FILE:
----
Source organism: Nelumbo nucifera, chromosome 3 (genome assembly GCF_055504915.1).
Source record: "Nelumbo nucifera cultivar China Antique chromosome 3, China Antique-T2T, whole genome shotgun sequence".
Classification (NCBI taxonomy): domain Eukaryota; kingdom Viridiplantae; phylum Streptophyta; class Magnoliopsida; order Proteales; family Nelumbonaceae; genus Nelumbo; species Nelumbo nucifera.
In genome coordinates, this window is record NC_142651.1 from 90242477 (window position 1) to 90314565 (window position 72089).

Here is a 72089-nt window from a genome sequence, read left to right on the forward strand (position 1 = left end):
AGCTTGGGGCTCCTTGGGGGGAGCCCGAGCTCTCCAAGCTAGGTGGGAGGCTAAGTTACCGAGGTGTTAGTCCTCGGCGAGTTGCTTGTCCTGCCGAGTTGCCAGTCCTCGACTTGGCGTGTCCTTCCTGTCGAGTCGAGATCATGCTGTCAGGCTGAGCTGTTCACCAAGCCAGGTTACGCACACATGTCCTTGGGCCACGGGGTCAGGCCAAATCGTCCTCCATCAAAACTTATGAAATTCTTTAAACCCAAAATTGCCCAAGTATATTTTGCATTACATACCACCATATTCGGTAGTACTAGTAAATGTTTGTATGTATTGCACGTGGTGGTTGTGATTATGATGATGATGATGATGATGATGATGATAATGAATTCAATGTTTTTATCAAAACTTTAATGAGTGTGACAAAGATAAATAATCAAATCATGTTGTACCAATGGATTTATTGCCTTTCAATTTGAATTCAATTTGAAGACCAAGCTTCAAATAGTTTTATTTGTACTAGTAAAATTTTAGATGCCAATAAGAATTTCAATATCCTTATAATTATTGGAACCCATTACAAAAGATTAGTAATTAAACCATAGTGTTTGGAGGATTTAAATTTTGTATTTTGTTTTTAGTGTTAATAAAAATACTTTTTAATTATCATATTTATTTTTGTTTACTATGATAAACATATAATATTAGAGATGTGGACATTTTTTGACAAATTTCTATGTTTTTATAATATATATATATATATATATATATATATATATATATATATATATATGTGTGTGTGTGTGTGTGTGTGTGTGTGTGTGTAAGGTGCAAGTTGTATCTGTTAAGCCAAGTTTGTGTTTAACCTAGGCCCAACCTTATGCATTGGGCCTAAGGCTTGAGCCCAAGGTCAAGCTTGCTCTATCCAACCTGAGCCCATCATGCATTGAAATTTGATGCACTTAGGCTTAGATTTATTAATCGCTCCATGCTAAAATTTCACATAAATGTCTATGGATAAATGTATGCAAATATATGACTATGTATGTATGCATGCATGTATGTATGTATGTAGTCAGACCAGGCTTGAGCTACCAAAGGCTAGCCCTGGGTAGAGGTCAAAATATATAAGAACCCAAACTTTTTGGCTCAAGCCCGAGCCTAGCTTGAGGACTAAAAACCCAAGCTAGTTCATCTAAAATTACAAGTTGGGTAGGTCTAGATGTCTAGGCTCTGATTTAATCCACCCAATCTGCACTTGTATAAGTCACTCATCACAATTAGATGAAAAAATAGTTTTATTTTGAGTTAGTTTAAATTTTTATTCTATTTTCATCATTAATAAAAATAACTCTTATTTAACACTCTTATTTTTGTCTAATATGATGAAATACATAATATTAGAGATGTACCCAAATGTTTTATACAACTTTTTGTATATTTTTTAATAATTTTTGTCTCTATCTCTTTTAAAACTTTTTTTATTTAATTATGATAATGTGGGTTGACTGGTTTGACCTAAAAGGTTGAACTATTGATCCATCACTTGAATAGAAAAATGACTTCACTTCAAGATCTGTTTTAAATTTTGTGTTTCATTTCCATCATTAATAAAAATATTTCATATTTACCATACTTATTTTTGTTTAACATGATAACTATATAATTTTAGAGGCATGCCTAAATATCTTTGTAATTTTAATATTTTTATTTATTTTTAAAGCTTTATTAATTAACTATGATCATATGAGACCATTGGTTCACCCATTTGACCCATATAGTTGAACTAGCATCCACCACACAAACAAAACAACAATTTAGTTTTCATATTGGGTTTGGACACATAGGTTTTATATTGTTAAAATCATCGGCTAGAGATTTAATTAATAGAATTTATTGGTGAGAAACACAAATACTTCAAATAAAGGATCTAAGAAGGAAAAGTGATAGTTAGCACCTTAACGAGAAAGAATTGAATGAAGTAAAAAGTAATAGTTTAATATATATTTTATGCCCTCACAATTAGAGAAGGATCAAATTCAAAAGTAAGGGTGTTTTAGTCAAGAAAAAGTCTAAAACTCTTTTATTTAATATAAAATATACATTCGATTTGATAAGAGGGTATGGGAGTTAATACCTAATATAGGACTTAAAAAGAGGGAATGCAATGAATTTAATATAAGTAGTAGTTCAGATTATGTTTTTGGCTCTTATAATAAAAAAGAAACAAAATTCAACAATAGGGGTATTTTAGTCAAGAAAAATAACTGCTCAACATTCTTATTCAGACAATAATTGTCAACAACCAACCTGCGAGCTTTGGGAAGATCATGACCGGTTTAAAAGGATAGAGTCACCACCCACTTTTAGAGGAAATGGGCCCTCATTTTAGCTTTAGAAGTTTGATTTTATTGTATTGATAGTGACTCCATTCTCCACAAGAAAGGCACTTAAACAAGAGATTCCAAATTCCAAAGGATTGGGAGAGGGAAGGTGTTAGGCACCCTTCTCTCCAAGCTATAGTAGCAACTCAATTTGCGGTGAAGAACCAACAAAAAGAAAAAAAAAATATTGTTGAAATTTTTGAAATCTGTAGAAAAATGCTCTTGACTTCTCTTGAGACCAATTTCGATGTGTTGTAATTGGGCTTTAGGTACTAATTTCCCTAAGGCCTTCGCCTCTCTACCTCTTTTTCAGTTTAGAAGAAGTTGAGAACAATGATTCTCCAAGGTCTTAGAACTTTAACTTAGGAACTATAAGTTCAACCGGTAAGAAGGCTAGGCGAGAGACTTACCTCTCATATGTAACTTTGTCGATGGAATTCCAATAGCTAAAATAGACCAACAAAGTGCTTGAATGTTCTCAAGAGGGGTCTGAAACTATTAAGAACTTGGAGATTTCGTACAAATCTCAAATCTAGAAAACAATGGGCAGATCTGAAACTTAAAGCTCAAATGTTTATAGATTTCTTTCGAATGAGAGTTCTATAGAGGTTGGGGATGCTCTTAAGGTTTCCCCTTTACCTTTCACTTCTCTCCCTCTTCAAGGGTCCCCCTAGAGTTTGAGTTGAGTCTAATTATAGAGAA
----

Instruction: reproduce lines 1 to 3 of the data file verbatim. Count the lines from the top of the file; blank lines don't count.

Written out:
Source organism: Nelumbo nucifera, chromosome 3 (genome assembly GCF_055504915.1).
Source record: "Nelumbo nucifera cultivar China Antique chromosome 3, China Antique-T2T, whole genome shotgun sequence".
Classification (NCBI taxonomy): domain Eukaryota; kingdom Viridiplantae; phylum Streptophyta; class Magnoliopsida; order Proteales; family Nelumbonaceae; genus Nelumbo; species Nelumbo nucifera.